Talking With Your Teen About Sex, Drugs, and Money
Getting around the roadblocks: With kids drawing conclusions from unreliable sources — their clueless friends, unrealistic TV shows — you need to give them the real facts, even if they say they've heard it all before. "I hear 'I know, I know,' a lot," says Donna Frost, a mom of three in Hoover, AL. "My response: 'Guess what? You're hearing it again.'"
And if you couch it as a dialogue — an opportunity to exchange thoughts, and not just a chance to convey information — you'll have an easier time getting past the blow-off, says Lerner. Just say, "I know you've heard this stuff before, but I just want to be sure you understand my views about it, and I want to know your views. I love you, and I just want to be confident we're on the same page."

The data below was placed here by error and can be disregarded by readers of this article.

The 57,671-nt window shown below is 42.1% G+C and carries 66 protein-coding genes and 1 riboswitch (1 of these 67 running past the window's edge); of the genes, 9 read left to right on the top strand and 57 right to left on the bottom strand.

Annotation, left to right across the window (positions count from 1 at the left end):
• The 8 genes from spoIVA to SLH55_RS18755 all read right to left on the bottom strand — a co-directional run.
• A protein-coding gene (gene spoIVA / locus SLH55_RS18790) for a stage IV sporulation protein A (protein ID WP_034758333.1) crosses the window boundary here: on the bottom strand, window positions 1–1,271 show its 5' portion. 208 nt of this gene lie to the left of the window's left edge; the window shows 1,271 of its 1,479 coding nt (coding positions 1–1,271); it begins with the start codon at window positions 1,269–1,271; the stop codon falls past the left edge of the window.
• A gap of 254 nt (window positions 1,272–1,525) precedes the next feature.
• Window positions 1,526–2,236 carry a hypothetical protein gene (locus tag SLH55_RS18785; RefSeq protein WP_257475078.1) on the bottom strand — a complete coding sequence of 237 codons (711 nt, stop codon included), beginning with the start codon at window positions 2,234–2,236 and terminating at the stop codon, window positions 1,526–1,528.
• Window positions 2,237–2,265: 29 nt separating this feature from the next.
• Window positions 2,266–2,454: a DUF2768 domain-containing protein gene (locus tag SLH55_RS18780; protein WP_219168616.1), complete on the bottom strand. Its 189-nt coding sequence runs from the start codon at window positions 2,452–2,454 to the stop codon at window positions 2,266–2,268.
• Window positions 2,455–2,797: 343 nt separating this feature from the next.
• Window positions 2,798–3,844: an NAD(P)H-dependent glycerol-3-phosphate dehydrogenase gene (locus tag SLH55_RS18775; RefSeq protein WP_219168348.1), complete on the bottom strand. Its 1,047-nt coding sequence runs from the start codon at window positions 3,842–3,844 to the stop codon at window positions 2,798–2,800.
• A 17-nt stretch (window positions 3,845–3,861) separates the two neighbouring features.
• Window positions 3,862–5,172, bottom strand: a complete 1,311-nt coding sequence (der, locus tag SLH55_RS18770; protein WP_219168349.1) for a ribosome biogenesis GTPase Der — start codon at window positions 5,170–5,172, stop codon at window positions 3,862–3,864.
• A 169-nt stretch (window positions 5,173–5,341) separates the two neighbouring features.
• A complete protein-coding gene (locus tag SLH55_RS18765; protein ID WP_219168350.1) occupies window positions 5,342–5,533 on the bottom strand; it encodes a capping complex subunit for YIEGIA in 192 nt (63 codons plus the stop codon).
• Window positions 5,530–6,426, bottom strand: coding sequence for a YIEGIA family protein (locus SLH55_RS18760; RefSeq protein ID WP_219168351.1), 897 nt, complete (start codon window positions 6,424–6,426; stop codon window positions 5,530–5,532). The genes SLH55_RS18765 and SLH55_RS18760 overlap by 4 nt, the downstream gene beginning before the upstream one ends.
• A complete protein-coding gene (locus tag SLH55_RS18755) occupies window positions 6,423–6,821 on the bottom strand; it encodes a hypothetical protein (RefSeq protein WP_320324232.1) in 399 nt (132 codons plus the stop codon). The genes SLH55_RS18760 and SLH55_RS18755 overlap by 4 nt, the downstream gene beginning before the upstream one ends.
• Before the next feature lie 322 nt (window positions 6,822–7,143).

This kind of communication is what kids want, too. You are still your kids' major role model, says Lerner — and you are up for the challenge.
Mom-Tested: 5 Smart Times to Talk
'Round midnight. Teens are frequently nocturnal, and a kid just coming in for the evening is often jazzed and ready to chat
On deadline. Use teen procrastination to your advantage — carefully. There's nothing like a paper due the next day to prime a teen for a heart-to-heart. Just don't let him blow off the assignment
Snack time. Ever met a teen who wouldn't trade five minutes of conversation for a fresh-baked chocolate cookie or two?
While driving. It's a lot easier to discuss embarrassing topics when you don't have to do it eye to eye, which can feel confrontational
Chore time. Shared work, like planting seeds or painting the garage, keeps hands busy and puts you on the same team
Originally published on February 5, 2009
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